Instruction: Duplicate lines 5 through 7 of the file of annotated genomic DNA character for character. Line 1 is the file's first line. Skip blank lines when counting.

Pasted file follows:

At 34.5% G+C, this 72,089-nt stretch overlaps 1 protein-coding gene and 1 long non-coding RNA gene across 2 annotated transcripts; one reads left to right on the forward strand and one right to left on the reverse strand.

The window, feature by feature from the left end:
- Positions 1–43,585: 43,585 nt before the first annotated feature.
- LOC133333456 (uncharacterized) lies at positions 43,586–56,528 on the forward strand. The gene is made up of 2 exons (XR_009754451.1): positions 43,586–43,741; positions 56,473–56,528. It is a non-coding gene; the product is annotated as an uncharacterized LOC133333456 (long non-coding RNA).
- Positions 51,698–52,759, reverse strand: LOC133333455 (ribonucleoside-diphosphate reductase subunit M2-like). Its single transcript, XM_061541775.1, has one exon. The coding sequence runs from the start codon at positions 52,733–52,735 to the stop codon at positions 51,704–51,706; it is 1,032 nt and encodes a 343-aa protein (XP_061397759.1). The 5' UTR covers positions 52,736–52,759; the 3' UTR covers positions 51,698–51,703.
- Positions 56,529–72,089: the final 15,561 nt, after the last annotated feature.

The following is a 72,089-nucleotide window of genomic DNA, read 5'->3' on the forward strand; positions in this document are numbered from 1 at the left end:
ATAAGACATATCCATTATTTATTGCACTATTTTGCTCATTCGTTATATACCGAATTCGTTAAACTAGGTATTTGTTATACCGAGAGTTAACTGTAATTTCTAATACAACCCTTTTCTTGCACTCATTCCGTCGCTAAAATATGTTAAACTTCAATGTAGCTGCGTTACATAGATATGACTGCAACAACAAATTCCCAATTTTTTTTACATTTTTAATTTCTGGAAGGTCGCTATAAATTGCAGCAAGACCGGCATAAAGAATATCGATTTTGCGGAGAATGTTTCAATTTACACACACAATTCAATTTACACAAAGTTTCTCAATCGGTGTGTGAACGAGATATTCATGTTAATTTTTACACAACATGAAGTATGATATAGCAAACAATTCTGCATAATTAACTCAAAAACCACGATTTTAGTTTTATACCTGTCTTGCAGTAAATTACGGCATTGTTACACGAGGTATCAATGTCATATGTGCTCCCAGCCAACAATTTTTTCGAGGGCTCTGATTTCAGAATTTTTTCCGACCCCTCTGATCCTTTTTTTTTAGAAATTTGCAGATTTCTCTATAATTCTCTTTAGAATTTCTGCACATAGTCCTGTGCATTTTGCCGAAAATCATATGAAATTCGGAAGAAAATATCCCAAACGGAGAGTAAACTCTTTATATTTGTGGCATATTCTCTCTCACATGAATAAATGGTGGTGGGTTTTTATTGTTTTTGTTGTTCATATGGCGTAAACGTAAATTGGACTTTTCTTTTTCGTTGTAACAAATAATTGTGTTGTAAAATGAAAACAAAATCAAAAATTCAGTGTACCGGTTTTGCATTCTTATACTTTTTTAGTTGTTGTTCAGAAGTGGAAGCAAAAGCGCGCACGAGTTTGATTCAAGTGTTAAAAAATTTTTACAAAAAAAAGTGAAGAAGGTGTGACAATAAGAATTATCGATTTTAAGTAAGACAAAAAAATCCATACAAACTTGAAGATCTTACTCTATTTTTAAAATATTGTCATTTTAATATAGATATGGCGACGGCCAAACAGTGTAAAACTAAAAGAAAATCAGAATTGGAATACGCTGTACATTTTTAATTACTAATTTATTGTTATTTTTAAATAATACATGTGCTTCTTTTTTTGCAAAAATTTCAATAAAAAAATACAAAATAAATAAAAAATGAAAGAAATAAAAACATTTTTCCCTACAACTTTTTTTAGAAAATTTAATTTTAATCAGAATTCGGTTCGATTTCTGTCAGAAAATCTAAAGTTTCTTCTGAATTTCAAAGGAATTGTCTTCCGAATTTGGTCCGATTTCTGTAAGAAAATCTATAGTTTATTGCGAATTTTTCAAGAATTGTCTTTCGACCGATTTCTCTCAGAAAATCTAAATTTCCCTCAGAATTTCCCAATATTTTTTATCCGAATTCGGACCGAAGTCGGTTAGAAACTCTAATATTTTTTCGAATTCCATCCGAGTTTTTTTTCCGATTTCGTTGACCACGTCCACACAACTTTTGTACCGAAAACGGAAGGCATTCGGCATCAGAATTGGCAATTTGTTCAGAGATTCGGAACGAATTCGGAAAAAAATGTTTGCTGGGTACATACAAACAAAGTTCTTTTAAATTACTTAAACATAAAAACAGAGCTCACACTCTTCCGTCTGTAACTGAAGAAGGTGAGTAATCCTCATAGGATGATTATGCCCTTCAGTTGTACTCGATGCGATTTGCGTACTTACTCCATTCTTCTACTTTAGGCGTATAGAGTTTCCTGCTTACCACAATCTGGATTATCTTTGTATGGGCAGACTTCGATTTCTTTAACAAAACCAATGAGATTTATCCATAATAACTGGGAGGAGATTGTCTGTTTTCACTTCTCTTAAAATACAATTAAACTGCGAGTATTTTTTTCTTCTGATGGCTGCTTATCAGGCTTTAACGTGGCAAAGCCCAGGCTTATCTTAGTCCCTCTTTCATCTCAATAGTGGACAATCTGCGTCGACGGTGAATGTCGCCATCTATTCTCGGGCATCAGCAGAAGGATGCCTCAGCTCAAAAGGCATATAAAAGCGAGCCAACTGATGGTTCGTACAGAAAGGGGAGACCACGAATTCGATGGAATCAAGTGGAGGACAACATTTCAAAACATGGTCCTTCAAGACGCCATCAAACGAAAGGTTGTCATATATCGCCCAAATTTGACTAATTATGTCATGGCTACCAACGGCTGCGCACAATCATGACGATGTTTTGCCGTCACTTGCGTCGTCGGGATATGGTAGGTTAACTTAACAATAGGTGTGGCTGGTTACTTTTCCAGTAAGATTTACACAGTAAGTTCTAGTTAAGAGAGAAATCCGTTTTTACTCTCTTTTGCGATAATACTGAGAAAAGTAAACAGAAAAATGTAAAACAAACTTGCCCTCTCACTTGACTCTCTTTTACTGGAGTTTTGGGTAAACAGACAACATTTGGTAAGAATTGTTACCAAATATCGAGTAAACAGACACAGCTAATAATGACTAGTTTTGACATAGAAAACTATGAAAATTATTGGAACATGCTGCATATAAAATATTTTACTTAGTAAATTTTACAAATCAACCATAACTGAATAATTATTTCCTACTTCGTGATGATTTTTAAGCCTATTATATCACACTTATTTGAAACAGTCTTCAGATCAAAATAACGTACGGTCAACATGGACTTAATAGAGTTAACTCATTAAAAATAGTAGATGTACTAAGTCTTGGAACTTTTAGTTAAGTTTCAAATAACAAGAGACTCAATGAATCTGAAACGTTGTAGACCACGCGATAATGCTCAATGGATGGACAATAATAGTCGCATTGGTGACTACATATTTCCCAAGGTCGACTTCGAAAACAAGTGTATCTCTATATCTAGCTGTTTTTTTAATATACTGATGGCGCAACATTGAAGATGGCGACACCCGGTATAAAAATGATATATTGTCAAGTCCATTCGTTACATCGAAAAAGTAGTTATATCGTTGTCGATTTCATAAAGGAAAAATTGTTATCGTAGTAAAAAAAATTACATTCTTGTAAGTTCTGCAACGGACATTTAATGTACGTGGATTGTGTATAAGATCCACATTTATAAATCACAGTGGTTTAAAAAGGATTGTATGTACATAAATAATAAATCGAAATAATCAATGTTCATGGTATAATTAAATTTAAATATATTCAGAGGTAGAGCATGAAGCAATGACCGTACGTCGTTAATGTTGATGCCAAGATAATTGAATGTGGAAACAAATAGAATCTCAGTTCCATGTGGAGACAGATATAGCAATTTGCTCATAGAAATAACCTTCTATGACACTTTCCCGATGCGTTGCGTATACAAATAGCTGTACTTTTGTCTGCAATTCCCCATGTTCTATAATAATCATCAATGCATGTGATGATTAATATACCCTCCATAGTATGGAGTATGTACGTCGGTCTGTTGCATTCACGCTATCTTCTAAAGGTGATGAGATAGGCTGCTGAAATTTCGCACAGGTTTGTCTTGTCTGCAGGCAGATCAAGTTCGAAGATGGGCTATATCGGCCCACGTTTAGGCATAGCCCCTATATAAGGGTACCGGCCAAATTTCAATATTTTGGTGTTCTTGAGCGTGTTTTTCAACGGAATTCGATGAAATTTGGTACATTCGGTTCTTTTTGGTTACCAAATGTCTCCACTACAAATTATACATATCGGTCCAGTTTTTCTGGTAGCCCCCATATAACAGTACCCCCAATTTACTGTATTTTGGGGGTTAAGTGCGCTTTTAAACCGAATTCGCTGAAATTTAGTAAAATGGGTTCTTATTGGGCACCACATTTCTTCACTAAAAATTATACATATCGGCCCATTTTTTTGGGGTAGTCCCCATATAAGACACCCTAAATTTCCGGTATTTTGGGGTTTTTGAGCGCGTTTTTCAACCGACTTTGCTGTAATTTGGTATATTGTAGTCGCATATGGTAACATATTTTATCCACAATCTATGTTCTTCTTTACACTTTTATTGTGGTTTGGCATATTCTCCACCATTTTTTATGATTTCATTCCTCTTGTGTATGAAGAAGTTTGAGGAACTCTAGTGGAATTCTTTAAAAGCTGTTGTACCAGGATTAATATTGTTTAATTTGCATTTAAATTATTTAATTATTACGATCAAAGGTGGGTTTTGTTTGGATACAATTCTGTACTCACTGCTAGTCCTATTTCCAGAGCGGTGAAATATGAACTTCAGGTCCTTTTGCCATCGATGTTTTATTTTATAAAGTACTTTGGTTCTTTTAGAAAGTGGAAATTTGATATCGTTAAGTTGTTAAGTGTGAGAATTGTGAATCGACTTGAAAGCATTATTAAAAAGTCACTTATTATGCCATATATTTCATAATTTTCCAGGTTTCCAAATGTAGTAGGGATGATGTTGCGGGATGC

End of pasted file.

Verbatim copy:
- Positions 51,698–52,759, reverse strand: LOC133333455 (ribonucleoside-diphosphate reductase subunit M2-like). Its single transcript, XM_061541775.1, has one exon. The coding sequence runs from the start codon at positions 52,733–52,735 to the stop codon at positions 51,704–51,706; it is 1,032 nt and encodes a 343-aa protein (XP_061397759.1). The 5' UTR covers positions 52,736–52,759; the 3' UTR covers positions 51,698–51,703.
- Positions 56,529–72,089: the final 15,561 nt, after the last annotated feature.

The following is a 72,089-nucleotide window of genomic DNA, read 5'->3' on the forward strand; positions in this document are numbered from 1 at the left end: